In 2011, when the battle in Wisconsin raged between Governor Walker and his allies on the one hand and the public employee unions on the other, the two sides seemed monolithic. Especially the union side, with thousands of members swarming the state capitol to march in angry protest.
It would be calamity, union reps declared, were any concession made to the requirements of fiscal sobriety. Union members should not be required to contribute more to their health care or pension costs; suffer any limits on pay raises or collective bargaining; and certainly not be required to let their own members decide whether they wished to remain in a union.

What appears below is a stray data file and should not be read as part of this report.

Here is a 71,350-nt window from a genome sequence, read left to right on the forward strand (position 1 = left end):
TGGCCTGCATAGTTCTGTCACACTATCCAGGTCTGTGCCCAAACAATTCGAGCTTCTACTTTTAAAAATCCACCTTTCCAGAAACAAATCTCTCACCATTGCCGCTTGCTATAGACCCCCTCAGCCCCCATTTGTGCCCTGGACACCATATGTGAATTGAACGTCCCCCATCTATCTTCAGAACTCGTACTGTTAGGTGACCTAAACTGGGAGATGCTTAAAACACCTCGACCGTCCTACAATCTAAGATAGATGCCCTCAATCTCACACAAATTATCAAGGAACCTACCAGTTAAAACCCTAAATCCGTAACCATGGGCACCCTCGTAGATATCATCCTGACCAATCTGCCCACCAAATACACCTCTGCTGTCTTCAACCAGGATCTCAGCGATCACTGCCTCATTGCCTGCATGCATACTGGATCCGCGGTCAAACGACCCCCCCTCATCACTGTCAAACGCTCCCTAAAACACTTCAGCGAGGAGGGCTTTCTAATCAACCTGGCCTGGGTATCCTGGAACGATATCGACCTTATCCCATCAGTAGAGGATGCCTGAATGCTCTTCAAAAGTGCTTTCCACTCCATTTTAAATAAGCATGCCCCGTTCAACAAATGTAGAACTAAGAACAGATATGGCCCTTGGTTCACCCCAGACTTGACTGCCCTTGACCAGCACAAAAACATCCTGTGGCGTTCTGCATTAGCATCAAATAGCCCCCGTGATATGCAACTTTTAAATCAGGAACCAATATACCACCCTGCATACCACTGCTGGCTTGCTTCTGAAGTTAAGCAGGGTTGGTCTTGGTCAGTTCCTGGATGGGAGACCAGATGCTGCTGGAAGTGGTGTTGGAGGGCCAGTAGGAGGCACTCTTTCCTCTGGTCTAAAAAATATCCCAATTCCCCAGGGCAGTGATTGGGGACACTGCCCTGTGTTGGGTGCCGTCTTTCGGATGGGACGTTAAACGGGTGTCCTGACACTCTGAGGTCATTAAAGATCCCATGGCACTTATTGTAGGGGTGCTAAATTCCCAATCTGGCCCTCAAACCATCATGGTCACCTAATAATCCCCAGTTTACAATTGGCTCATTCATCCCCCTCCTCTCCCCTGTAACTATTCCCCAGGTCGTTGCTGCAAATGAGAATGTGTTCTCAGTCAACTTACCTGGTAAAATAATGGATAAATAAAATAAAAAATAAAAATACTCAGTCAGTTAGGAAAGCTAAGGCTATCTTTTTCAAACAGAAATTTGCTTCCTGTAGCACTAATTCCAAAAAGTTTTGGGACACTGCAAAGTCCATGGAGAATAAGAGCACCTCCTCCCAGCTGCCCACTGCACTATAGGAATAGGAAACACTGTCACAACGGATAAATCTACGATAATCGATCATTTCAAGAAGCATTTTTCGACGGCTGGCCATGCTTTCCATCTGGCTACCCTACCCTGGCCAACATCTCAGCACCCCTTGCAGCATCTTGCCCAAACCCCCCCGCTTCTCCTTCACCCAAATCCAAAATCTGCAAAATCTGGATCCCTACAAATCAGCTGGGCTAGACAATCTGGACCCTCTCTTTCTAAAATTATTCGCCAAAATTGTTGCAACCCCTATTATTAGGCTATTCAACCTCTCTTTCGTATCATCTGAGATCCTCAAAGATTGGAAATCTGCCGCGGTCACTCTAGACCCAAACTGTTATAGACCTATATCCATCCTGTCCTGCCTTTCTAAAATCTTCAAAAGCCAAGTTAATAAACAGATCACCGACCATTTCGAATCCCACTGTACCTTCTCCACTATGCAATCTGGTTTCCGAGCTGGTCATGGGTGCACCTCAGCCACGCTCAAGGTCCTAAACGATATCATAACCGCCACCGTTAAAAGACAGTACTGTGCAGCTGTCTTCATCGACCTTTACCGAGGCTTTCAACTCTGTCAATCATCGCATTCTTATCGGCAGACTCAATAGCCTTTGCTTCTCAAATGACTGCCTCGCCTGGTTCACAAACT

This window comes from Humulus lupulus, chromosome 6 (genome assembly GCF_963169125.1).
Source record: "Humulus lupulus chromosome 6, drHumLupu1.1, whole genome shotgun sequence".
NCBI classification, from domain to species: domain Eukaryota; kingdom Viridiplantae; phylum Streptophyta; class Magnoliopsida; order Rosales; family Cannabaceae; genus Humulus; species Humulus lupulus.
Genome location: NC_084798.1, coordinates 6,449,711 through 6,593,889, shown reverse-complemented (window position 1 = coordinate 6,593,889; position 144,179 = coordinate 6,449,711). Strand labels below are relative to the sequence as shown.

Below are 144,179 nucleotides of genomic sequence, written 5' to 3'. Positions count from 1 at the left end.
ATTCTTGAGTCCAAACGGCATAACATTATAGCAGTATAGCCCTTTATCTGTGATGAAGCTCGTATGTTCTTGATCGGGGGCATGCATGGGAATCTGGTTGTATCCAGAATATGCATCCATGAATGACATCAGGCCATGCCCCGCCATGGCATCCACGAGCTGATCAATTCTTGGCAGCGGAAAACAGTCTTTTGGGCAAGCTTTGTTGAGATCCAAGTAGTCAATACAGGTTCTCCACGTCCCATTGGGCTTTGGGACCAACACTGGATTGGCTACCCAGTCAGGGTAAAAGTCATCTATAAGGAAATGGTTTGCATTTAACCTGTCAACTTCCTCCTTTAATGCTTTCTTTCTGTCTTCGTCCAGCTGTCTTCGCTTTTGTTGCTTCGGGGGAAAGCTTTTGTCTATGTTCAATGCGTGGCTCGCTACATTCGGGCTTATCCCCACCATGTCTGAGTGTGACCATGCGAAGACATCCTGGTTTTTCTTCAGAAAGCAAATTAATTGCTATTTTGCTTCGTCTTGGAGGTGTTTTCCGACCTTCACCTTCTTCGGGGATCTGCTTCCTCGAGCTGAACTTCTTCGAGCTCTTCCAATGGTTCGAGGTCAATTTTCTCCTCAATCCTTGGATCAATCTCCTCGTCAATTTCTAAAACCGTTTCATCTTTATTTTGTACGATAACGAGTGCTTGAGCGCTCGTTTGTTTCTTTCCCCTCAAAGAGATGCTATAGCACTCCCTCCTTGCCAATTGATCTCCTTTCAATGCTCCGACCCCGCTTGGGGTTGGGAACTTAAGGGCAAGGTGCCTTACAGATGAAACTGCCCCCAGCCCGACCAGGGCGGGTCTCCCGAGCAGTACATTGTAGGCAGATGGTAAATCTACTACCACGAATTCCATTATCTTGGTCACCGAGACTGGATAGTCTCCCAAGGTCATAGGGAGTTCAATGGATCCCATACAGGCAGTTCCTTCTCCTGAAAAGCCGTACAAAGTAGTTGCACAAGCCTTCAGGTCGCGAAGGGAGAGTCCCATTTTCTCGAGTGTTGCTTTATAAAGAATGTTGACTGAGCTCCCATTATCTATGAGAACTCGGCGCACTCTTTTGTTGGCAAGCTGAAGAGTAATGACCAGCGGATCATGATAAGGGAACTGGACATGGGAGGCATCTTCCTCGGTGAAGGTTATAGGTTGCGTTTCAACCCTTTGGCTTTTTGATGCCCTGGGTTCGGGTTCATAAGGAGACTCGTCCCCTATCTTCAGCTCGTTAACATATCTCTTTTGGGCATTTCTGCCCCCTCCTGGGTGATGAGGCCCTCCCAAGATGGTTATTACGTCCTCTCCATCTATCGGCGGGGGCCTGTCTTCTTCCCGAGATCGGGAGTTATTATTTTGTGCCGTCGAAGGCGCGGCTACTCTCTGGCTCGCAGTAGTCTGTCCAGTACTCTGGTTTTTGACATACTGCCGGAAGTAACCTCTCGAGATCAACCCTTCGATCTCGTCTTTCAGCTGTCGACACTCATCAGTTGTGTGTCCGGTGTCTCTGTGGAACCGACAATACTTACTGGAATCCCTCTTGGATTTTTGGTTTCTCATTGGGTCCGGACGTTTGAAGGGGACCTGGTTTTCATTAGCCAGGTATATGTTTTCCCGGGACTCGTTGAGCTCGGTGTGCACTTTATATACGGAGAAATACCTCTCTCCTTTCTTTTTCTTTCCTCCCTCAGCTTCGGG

It’s this last point that suggested a not-so-very-monolithic union force after all. Now that members are being asked whether they want their unions, the state’s public employee unions are losing between 30 to 60 percent of their members in various cities and counties.
In the Kenosha Unified School District, Wisconsin’s third largest, only 37 percent of the membership voted to re-certify their union. An official with the Wisconsin Education Association Council (WEAC) trade union admits that “the majority of our affiliates in the state aren’t seeing re-certification, so I don’t think the KEA is . . . unique in this.”
Well, now, we all should.
This is Common Sense. I’m Paul Jacob.